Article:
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How to Choose a Prong Setting

Prong Settings that Suit Your Lifestyle


Kate Middleton Engagement Ring
Samir Hussein/Getty Images
The prong setting, sometimes called a claw setting, is the most commonly used gemstone setting and is especially popular for solitaire engagement rings.

You've seen prong settings -= the diamond or other gem is inserted into three or more metal prongs that form a basket-like base, then the ends of the prongs are bent over and shaped so that they rest against the crown, just past the stone's girdle, holding it snugly in place.

  • The visible prong ends are often rounded, but they can be shaped into ovals, points, Vs, left flat or even formed into decorative prongs.

  • A prong setting can be tall, perching the diamond well above the ring's band, or it can be short, with the stone resting closer to your finger.

  • Take a close-up look at a variety of prong settings

Prong Setting Pros

  • Prongs are tiny, so more of the diamond (or other stone) is visible.
  • Prong settings are fairly quick to create, so they are usually less expensive than more intricate settings.
  • Stones set in prongs are usually easier to clean.

Prong Setting Cons

  • The girdle area of the gemstone is not covered, so prongs offer less protection for the gem than other, more enclosed settings, such as bezel settings.
  • Some prongs have a tendency to snag clothing and other items they touch.

Choosing Prong Setting

  • The gemstone should be held snugly by the prongs, so that it has no chance to wobble around.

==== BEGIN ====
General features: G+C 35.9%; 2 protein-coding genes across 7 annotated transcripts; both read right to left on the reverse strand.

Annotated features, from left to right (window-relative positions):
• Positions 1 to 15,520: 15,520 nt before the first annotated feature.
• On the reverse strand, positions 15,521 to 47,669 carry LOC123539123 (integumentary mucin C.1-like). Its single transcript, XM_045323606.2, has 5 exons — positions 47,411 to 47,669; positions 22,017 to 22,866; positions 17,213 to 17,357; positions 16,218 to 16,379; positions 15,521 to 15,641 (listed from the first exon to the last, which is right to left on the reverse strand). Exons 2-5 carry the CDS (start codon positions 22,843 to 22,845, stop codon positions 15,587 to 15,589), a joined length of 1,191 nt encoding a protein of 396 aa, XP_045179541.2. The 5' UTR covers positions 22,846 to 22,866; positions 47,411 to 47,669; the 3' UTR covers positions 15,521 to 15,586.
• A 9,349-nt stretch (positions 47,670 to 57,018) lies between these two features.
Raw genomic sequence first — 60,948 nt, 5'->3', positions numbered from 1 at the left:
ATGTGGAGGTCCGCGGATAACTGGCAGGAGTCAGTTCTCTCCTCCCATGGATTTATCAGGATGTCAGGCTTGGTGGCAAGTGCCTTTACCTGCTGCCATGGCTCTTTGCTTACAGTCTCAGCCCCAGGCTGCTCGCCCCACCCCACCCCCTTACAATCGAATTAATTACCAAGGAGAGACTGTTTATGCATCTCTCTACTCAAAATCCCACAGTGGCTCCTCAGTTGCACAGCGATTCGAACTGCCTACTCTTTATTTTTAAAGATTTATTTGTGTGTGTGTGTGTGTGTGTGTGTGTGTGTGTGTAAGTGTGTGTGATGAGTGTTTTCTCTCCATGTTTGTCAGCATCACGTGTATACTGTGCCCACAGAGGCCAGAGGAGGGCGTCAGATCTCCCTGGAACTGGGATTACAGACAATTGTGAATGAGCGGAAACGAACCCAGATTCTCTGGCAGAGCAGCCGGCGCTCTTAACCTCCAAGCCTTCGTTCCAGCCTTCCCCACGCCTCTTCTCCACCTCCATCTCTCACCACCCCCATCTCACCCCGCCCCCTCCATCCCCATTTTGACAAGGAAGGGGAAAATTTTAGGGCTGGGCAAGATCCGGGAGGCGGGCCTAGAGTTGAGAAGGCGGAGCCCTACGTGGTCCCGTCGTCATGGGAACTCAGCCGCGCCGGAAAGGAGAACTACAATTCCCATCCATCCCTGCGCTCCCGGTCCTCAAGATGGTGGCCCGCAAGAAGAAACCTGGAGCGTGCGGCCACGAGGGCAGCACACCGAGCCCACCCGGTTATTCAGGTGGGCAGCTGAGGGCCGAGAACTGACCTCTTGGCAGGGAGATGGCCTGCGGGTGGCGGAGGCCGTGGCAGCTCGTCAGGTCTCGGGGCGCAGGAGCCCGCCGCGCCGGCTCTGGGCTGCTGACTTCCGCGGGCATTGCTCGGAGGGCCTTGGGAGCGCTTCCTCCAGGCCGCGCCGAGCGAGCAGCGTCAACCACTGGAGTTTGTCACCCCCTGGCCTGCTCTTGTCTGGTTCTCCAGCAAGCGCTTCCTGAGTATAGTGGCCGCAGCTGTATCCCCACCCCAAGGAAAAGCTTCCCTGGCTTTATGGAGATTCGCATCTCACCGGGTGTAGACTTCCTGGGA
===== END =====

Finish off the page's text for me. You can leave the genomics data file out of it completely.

• Prongs should be formed so that the stone sits at an even height, not up or down on any side.
  • Very thin, flat prongs can eventually break or wear away, putting the gemstone at risk.
  • Hooked prongs, where the prong end forms an open loop before it touches the stone, will probably eventually open up.
  • Short prongs that do not offer enough contact with the gemstone will not hold it safely in place and are more likely to catch on clothing and other items.
  • Prongs that are too large in proportion to the gemstone can overpower it, making the setting less attractive.

In time, prongs may need to be repaired. Ask your jeweler to show you many types of prong settings and to offer advice on the safety and durability of each.

Prong Setting Safety

Someone who has (or plans to have) children probably wouldn't want to wear a tall prong setting that could scratch or puncture delicate skin with the wrong wave of a hand.

Extra Security

V-shaped prongs offer protection for pointed edges of gemstones, such as the ones you'll see on heart and pear shaped gems.

Trying on many ring styles is a good way way to discover how different settings feel and look on your hand.

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  6. How to Choose the Best Prong Setting for Your Jewelry

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